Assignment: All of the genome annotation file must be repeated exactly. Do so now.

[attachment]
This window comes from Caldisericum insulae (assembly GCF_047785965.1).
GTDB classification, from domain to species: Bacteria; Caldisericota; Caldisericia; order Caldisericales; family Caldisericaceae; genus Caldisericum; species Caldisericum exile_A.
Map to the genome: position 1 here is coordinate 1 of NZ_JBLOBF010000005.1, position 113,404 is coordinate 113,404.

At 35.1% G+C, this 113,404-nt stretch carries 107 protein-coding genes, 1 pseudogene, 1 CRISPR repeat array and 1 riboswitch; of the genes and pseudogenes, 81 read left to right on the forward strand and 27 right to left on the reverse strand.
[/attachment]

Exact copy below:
This window comes from Caldisericum insulae (assembly GCF_047785965.1).
GTDB classification, from domain to species: Bacteria; Caldisericota; Caldisericia; order Caldisericales; family Caldisericaceae; genus Caldisericum; species Caldisericum exile_A.
Map to the genome: position 1 here is coordinate 1 of NZ_JBLOBF010000005.1, position 113,404 is coordinate 113,404.

At 35.1% G+C, this 113,404-nt stretch carries 107 protein-coding genes, 1 pseudogene, 1 CRISPR repeat array and 1 riboswitch; of the genes and pseudogenes, 81 read left to right on the forward strand and 27 right to left on the reverse strand.